Turkey’s rising dictator, Recep Tayyip Erdogan, has prevailed from a military coup — a victory claimed in the name of the very democracy that Erdogan has been systemically disassembling. We have followed the ruin brought to the once fledging democracy of Turkey by Erdogan. His government has arrested the very journalists that he counted on to spread the word of his resistance, including Western reporters like Dutch journalist, Ebru Umar, a well-known atheist and feminist journalist. Umar wrote a piece critical of Erdoğan for the Dutch daily Metro, extracts of which she then tweeted. Her last tweet chillingly said “Police at the door. No joke.” Now, with the support of the United States and opposition parties, Erdogan has cloaked himself as the very personification of freedom and is clearly moving to wipe out any remaining opposition in the military and country with the justification of the coup. While no one should support a military coup, we should not delude ourselves: a dictator has survived and democracy in Turkey will die with his rise.
We have seen the erosion of all civil liberties in Turkey after the election of Erdoğan and his coalition of Islamic parties. This has also included the arrest of Mehmet Emin Altunses, 16, who allegedly committed the crime of “insulting” Erdoğan. calling people who use birth control “traitors” and saying Muslims discovered America, you are not allowed to be disrespectful or insulting in discussing Erdoğan. Then there was the prosecution of model and former Miss Turkey Merve Buyuksarac, 26, for criticizing Erdogan for quoting a few lines from a poem called the “Master’s Poem” from weekly Turkish satirical magazine Uykusuz. Erdoğan’s totalitarian measures have earned him the nickname “Buyuk Usta” (the Big Master). Even a joking reference to Gollum and Erdoğan is enough to land you in jail today in Turkey.
Erdoğan has already used the coup to focus on this nemesis Fethullah Gulen, a cleric living in Pennsylvania and a critic of his autocratic rule. It is likely that the Obama Administration, which has continued its absolute support for Erdogan as he has cracked down on journalists and critics, will be asked to take actions against Gulen, 75. Glen is an imam who went into exile to the United States in 1999 and settled in Saylorsburg, Pennsylvania. What is clear is that Erdogan is already using the coup attempt to consolidate power and eliminate what few restrictions remained on his power. Indeed, some have suggested that the entire coup was staged or encouraged secretly by Erdogan precisely to serve as his catalyst for a final push toward authoritarian control.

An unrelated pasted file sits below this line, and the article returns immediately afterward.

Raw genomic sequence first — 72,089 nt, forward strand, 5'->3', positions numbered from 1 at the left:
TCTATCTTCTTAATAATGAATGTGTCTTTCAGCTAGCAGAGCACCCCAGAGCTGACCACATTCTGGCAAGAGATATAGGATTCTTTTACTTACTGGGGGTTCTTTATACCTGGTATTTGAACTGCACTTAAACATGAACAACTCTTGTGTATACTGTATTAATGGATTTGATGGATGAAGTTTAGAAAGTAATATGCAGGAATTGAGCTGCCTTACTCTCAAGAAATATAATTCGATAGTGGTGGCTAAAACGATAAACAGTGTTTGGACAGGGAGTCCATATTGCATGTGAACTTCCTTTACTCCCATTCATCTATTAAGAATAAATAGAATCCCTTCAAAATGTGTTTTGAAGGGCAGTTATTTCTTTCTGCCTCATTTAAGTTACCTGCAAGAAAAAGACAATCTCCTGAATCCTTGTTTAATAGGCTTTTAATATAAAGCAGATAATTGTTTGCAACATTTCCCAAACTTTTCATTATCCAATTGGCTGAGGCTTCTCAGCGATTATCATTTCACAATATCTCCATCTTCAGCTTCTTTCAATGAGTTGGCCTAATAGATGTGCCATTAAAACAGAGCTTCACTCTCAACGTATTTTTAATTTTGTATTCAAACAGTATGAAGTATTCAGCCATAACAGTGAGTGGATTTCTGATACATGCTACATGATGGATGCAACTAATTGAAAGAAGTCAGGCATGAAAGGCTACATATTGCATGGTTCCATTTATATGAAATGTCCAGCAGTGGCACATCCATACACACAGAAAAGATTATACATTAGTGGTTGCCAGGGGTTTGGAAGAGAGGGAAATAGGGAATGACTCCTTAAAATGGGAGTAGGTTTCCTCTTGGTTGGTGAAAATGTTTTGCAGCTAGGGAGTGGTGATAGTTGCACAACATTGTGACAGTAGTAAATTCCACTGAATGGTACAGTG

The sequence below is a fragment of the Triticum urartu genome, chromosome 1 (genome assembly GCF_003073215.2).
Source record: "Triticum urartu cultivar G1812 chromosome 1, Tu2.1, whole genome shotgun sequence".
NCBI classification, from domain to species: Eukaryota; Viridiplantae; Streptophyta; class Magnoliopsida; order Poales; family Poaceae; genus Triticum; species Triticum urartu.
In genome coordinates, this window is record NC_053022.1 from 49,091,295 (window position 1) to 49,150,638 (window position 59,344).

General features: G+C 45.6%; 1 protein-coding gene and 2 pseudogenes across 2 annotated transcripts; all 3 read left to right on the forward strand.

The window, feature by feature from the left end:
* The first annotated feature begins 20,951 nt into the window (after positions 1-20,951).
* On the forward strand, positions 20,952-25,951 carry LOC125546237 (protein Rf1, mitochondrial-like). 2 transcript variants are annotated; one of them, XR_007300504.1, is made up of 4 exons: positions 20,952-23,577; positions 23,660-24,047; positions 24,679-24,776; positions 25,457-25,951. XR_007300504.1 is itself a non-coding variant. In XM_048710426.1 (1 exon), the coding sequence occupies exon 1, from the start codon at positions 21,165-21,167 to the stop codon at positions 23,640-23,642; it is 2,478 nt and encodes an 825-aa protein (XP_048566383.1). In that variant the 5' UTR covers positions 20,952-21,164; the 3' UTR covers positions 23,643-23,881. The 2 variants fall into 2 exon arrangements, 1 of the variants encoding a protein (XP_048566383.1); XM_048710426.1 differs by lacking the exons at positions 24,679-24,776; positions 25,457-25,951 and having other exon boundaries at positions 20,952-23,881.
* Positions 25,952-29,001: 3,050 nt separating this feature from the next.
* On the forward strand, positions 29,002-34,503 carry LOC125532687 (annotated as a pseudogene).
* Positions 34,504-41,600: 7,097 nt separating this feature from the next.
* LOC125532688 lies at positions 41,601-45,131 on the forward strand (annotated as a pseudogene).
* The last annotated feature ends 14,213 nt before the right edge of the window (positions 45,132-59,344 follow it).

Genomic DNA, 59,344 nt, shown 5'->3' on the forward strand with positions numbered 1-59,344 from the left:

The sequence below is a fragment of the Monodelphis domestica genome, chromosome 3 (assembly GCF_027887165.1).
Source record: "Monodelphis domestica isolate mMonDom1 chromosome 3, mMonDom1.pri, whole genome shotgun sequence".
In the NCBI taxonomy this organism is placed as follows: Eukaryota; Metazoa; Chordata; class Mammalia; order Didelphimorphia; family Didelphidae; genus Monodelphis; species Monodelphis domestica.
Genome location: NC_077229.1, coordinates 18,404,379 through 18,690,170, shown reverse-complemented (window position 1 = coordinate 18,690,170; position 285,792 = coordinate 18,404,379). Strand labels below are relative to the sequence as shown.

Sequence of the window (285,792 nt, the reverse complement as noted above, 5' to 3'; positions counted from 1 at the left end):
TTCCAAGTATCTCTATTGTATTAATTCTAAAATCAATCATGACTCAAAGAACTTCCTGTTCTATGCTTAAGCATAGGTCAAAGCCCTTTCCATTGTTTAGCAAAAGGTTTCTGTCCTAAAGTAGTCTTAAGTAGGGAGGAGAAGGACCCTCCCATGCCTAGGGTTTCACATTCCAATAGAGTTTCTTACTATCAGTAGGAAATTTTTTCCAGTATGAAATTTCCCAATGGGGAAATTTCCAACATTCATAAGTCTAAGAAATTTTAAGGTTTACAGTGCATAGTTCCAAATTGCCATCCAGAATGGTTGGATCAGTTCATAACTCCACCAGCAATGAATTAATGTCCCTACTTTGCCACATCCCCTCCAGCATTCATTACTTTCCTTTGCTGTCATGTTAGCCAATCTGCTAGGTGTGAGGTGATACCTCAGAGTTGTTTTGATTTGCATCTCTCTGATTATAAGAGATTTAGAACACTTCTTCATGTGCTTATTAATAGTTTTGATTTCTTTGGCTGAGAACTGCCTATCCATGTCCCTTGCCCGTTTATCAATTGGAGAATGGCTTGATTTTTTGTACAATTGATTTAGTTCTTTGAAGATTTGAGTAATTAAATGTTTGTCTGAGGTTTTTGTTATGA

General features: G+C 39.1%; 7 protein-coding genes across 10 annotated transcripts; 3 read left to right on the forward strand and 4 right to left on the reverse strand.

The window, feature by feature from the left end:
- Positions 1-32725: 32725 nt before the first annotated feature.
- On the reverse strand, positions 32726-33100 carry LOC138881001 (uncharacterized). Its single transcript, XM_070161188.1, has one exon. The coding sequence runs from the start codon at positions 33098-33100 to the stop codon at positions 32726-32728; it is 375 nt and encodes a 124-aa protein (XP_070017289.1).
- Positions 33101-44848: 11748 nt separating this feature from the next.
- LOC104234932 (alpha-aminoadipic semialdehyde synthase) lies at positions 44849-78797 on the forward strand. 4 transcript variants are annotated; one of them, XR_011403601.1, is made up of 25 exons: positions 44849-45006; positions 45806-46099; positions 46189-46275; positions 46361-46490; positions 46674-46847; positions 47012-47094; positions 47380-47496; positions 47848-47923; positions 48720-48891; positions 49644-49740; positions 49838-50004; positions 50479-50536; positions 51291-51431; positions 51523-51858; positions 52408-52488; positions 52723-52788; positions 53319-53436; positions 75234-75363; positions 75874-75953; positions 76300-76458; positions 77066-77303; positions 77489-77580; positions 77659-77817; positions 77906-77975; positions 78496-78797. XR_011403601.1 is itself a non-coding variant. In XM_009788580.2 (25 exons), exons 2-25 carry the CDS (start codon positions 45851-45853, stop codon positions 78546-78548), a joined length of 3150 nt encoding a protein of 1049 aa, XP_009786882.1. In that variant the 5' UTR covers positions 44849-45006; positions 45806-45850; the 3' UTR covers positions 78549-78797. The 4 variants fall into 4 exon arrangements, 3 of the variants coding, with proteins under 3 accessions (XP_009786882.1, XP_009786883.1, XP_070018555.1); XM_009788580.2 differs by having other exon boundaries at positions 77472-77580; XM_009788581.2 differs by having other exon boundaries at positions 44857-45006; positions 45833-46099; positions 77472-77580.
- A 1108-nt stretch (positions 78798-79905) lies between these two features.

Erdogan was saved largely by mosques calling out the faithful into the streets. Some of those Erdogan supporters reported beheaded an unarmed soldier after he surrendered. Others were shown beating unarmed soldiers as Erdogan political allies called for the “ultimate punishment” of those involved in the coup.
Erdogan, our key ally, has now promised to “cleanse” the military — a threat understood to mean that the secular military will now be filled with his Islamic supporters. In the meantime, the United States will continue to support the man who has destroyed the only true secular democracy in an Arab nation.